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Joint segmentation of multivariate astronomical data

Astronomy and other sciences often face the problem of detecting and characterizing structure in two or more related time series. This work approaches such problems using Bayesian priors to represent relationships between signals with various degrees of certainty, and not just rigid constraints. The segmentation is conducted by using a hierarchical Bayesian approach to a piecewise constant Poisson rate model. A Gibbs sampling strategy allows joint estimation of the unknown parameters and hyperparameters.

The joint segmentation procedure and the main results are detailed in a paper published in IEEE Trans. Signal Processing in 2007.

The corresponding Matlab codes are available below.

Synthetic data

The accuracy of the proposed abundance estimation procedure is illustrated by segmenting jointly two time series. The animation (175 frames) available below illustrates the convergence assessment of the proposed algorithm. It represents the successive MMSE estimates of the posterior distributions of the changepoint locations provided by the procedure during the segmentation of the data used in a paper presented at EUSIPCO'06 as functions of time.

Posterior probability of rupture as function of the number of MCMC iterations.

Real data: NASA Compton Gamma Ray Observatory's BATSE

Times of arrival of the photons are recorded by the BATSE sensor (Fig. 2) embedded on the Gamma Ray Observatory (GRO) from NASA (Fig. 1.). By the nature of this photon-counting experiment, the time series can be accurately modeled as Poisson processes. The Poisson rate parameter varies as determined by the actual changes in brightness of the gamma-ray burst (GRB) source. The intensity of the GRB as a function of time often consists of a series of short-time-scale structures, called pulses. The goal of the analysis is to determine parameters such as the rise and decay times of the pulses, and other quantities that can be derived from a piecewise-constant representation.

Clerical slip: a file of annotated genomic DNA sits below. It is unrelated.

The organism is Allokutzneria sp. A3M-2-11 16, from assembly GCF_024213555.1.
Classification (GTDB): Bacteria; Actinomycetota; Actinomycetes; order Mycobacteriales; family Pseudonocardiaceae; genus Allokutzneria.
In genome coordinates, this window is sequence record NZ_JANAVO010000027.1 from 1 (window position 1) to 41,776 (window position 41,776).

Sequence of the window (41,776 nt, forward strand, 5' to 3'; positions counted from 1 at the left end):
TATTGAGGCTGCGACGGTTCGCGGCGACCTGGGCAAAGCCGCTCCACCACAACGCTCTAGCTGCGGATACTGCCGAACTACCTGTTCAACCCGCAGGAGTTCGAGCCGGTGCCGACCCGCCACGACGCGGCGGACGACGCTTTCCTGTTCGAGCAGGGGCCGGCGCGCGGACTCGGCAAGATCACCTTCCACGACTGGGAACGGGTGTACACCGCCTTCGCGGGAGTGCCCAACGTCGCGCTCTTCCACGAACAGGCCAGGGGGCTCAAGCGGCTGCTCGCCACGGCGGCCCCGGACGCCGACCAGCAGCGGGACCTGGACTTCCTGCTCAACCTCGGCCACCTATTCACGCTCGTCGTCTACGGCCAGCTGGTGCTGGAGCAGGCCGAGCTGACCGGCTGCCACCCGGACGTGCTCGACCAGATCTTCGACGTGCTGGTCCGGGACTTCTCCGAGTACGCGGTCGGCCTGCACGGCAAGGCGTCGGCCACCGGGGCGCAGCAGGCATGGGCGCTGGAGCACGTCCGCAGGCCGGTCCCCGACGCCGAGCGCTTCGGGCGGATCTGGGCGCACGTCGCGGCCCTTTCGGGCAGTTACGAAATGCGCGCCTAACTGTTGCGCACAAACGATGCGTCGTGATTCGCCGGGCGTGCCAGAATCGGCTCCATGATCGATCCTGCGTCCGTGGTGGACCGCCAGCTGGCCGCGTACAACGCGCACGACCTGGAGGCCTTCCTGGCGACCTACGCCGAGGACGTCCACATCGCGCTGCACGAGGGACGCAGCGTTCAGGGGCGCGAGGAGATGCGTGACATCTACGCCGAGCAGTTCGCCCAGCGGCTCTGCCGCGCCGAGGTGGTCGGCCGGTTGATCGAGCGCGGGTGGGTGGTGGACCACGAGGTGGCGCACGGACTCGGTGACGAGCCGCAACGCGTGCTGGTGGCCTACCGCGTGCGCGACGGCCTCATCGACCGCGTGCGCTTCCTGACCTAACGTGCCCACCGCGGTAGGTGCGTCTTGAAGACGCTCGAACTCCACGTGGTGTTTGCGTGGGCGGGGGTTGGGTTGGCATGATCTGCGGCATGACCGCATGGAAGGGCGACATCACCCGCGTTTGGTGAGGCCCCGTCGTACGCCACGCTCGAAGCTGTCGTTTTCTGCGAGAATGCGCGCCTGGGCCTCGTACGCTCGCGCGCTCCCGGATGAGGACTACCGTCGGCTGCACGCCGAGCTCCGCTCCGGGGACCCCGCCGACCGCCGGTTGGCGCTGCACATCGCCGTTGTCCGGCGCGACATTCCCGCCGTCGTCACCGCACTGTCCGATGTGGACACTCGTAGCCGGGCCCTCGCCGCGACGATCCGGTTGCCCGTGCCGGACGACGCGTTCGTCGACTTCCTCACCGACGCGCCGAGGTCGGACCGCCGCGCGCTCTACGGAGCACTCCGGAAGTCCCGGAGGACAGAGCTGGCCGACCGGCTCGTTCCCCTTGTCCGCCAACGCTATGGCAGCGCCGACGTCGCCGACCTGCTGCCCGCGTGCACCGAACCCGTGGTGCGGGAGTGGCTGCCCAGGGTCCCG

Fig. 1. BATSE module.
Fig. 2. GRO observatory.

The hierarchical method presented has been applied to a real astronomical data set. The results depicted in Fig.3 and Fig. 4 are provided by the 1-D and joint segmentation procedures respectively. These results has been reported in the paper published in IEEE Transactions on Signal Processing.
Fig. 3. Posterior distribution of the change-point locations (1-D astronomical data).
Fig. 4. Block representation of the segmented time series (4-D astronomical data).

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